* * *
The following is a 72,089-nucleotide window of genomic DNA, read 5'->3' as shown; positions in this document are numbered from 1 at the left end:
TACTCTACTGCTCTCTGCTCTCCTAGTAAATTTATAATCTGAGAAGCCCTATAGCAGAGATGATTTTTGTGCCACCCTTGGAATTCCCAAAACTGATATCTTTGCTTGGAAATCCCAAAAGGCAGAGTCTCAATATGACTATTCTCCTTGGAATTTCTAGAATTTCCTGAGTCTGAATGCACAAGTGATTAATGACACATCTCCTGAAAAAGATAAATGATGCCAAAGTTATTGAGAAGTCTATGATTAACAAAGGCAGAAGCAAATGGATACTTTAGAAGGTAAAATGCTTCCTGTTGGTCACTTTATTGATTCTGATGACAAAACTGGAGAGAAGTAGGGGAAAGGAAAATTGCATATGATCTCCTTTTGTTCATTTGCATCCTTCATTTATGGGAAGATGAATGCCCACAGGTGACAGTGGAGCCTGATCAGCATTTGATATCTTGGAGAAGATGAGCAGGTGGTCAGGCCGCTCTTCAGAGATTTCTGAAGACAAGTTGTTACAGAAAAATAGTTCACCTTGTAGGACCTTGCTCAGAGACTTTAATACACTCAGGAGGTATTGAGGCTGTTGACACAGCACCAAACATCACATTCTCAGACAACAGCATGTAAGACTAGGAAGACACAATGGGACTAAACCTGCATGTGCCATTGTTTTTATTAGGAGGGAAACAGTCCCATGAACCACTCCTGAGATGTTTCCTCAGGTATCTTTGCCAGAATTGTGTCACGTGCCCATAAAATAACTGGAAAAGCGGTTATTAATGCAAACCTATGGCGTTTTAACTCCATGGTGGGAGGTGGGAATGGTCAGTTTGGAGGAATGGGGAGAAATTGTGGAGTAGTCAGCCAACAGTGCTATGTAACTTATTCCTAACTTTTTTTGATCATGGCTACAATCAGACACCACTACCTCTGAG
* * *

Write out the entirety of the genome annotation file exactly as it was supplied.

The following is a 72,089-nucleotide window of genomic DNA, read 5'->3' as shown; positions in this document are numbered from 1 at the left end:
TACTCTACTGCTCTCTGCTCTCCTAGTAAATTTATAATCTGAGAAGCCCTATAGCAGAGATGATTTTTGTGCCACCCTTGGAATTCCCAAAACTGATATCTTTGCTTGGAAATCCCAAAAGGCAGAGTCTCAATATGACTATTCTCCTTGGAATTTCTAGAATTTCCTGAGTCTGAATGCACAAGTGATTAATGACACATCTCCTGAAAAAGATAAATGATGCCAAAGTTATTGAGAAGTCTATGATTAACAAAGGCAGAAGCAAATGGATACTTTAGAAGGTAAAATGCTTCCTGTTGGTCACTTTATTGATTCTGATGACAAAACTGGAGAGAAGTAGGGGAAAGGAAAATTGCATATGATCTCCTTTTGTTCATTTGCATCCTTCATTTATGGGAAGATGAATGCCCACAGGTGACAGTGGAGCCTGATCAGCATTTGATATCTTGGAGAAGATGAGCAGGTGGTCAGGCCGCTCTTCAGAGATTTCTGAAGACAAGTTGTTACAGAAAAATAGTTCACCTTGTAGGACCTTGCTCAGAGACTTTAATACACTCAGGAGGTATTGAGGCTGTTGACACAGCACCAAACATCACATTCTCAGACAACAGCATGTAAGACTAGGAAGACACAATGGGACTAAACCTGCATGTGCCATTGTTTTTATTAGGAGGGAAACAGTCCCATGAACCACTCCTGAGATGTTTCCTCAGGTATCTTTGCCAGAATTGTGTCACGTGCCCATAAAATAACTGGAAAAGCGGTTATTAATGCAAACCTATGGCGTTTTAACTCCATGGTGGGAGGTGGGAATGGTCAGTTTGGAGGAATGGGGAGAAATTGTGGAGTAGTCAGCCAACAGTGCTATGTAACTTATTCCTAACTTTTTTTGATCATGGCTACAATCAGACACCACTACCTCTGAG